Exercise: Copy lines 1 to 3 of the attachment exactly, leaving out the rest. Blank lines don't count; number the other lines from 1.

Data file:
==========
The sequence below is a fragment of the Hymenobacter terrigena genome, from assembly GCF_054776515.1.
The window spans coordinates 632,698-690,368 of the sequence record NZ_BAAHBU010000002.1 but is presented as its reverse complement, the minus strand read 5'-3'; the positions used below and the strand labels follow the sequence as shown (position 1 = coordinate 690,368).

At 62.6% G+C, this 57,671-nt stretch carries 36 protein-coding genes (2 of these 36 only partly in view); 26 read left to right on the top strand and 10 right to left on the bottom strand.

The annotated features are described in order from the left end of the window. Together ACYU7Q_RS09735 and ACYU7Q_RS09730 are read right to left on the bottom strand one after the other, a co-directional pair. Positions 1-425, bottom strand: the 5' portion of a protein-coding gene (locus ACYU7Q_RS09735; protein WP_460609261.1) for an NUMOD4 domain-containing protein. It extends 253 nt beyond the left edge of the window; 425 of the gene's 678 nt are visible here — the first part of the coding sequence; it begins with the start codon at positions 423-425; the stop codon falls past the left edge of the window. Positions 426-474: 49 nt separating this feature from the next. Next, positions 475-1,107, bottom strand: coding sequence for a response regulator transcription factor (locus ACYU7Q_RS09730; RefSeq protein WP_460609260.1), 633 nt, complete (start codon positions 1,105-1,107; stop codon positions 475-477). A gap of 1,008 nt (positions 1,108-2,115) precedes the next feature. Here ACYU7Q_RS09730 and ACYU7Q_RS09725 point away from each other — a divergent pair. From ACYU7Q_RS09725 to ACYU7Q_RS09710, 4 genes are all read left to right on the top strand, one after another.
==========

The sequence below is a fragment of the Hymenobacter terrigena genome, from assembly GCF_054776515.1.
The window spans coordinates 632,698-690,368 of the sequence record NZ_BAAHBU010000002.1 but is presented as its reverse complement, the minus strand read 5'-3'; the positions used below and the strand labels follow the sequence as shown (position 1 = coordinate 690,368).

At 62.6% G+C, this 57,671-nt stretch carries 36 protein-coding genes (2 of these 36 only partly in view); 26 read left to right on the top strand and 10 right to left on the bottom strand.